Border Cantos is a timely, new and free exhibit now on view at Crystal Bridges.
One of the things that make Arkansas such a great place to live is just how much good food there is here, often in the most unexpected places. Maybe it's something about growing up in a culture where everybody's grandmama learned early how to stretch a 2 o'clock dime into a dinnertime dollar — whipping up big flavor with humble ingredients, as cheaply as possible — but it's fairly rare to run across a person in Arkansas who doesn't do at least one dish exceedingly well. What this translates to for a foodie is the delicious understanding that even at the end of the grimmest two-laner in our fair land, you might happen upon heaven on a plate: that slice of pie, perfect cheeseburger, rack of ribs or spread of fried catfish that makes you believe again that God wants good things for us. We delight in sniffing those places out — the local joints, frequented almost exclusively by townies, that nearly nobody outside the zip code has ever heard of.
We ran across one of those the other day and had to share: Red Swamp down in England. Situated in a little clapboard building on the town's main drag, it doesn't look like much, but it's what they do inside that counts.
Red Swamp, as you might infer from the name, is a Cajun joint, though they do lots of other stuff like barbecue, crab legs, and burgers. From the big menu, the reviewer tried the fried oyster sandwich ($6.99) with a bowl of gumbo on the side ($6.99). Companion 1, meanwhile, tried the catfish platter ($10.69) with a side of baked beans ($1.50), while Ol' No. 2 tried Red Swamp's special smoked half-pound Angus burger (a steal at $5.50).
The gumbo came out first, and it turned out to be something really special: a thick, meaty stew full of okra, veggies, shrimp and crab. This writer lived in South Louisiana for two years, and it took us right back there again, though I'm sure purists would have wished for more broth. I found myself wishing for more, period, as the portion seemed a bit skimpy for $7. Here endeth the complaints.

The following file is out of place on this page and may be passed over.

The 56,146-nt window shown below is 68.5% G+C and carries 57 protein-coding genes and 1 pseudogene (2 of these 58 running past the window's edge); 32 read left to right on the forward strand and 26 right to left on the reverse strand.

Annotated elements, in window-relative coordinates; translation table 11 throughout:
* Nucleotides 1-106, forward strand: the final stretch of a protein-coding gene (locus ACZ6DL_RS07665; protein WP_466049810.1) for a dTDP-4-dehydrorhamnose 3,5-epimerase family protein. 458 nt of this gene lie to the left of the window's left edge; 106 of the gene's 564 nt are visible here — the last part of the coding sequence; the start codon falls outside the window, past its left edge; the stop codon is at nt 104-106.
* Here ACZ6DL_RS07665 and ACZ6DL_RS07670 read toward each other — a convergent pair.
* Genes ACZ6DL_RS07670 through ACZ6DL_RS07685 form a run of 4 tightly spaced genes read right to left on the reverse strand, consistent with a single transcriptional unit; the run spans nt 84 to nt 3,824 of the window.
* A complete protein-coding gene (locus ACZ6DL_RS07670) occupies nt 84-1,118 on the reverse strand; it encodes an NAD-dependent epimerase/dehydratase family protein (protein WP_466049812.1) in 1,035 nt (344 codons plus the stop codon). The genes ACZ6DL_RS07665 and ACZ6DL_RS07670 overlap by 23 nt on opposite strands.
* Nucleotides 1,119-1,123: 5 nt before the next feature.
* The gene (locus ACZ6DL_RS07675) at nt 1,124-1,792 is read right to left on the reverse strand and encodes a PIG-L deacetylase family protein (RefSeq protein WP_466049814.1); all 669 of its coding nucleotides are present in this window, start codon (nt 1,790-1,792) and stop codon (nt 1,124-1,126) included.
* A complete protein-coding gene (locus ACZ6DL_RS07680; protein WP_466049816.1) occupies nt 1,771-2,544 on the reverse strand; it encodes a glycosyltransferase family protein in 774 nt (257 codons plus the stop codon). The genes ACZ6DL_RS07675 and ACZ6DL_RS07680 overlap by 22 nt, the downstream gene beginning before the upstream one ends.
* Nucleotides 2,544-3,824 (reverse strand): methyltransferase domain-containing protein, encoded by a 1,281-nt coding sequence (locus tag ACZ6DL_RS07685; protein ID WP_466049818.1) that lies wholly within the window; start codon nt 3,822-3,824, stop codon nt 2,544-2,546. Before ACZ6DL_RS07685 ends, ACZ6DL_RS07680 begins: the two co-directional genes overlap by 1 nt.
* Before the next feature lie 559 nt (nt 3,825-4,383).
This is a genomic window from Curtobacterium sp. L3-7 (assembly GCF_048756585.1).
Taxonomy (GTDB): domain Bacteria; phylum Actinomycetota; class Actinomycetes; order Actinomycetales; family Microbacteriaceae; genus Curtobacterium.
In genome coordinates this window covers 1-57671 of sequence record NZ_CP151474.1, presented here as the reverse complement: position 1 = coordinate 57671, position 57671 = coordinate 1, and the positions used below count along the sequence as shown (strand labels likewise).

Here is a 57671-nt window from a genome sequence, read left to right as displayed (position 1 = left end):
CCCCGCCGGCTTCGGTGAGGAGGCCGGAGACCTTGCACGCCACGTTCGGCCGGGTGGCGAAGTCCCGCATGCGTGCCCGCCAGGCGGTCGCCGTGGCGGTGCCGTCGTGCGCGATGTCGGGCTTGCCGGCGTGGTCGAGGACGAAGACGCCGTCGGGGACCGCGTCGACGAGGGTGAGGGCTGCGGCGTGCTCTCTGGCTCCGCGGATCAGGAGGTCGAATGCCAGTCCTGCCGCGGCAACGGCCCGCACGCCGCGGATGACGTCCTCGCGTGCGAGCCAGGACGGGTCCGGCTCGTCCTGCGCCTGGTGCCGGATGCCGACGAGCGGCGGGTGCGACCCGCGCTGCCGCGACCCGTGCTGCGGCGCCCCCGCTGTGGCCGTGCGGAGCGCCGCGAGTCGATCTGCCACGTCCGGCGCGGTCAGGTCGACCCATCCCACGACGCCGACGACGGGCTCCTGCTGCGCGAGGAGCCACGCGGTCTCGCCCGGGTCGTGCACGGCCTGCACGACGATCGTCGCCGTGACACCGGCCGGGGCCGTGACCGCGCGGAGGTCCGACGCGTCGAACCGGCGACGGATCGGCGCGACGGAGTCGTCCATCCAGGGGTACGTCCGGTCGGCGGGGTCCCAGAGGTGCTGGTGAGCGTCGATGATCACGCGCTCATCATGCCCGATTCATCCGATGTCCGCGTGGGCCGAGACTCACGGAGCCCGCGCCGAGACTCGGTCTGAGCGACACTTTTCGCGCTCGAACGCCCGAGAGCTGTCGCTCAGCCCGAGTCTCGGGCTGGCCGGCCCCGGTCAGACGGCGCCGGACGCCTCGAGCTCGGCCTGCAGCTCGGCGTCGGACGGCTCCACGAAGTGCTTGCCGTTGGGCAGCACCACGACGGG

Our entrees came out quickly and hot. The waitress had warned us when we walked in a little after lunch that they only had a few of the smoked burgers left, and one bite of our friend's nicely-sized example made us understand why. Red Swamp actually patties them up and then smokes their burgers alongside the barbecue ribs, something we don't think we've ever come across until now. As presented, the burger was nearly as black as a meteorite, but its flavor was divine: smoky, juicy and just lovely all around. When we head back, we're definitely getting one of those babies with all the trimmings. Digging into my own fried oyster sandwich I found it to be similarly good, featuring loads of expertly-fried oysters in a spicy breading, topped with sweet homemade coleslaw and what appeared to be homemade tartar sauce, all served on a round Kaiser roll. While we're more used to eating po' boys on French loaves, the round roll made it much easier to handle and the sandwich itself was near perfect: two-fisted big, the oysters juicy and flavorful, with just enough flavor to make the tangy tartar sauce pop. Companion, meanwhile, also enjoyed her catfish plate, which came piled with big, meaty fillets in a light cornmeal batter that featured a great hint of spice. Her beans were similarly nice: sweet, spicy, and full of onion. Though we were all reaching the caloric danger zone by then, we had to try some of Red Swamp's fried pies, which we had learned from the waitress were kind of their claim to fame. We've had fried pies all over — it's kind of the national dessert of the Outer Baronies of Arkansas, we've found — but these were right up there: a nice, firm crust surrounding a generous mound of sweet filling (apple and chocolate, in our case).
Yes, England is quite a haul from Little Rock, around 25 miles. On the plus side, if you go down there to catch a table at Red Swamp, we think you'll definitely have something talk about on the way home.
223 Main St.
Red Swamp offers ribs on Thursday night, boiled shrimp with corn and potatoes on Friday night, and steamed crab legs on Friday and Saturday nights.
11 a.m. to 2 p.m. and 5 p.m. to 8 p.m. Thursday and Friday; 5 p.m. to 8 p.m. Saturday.
No alcohol. Cash or check only.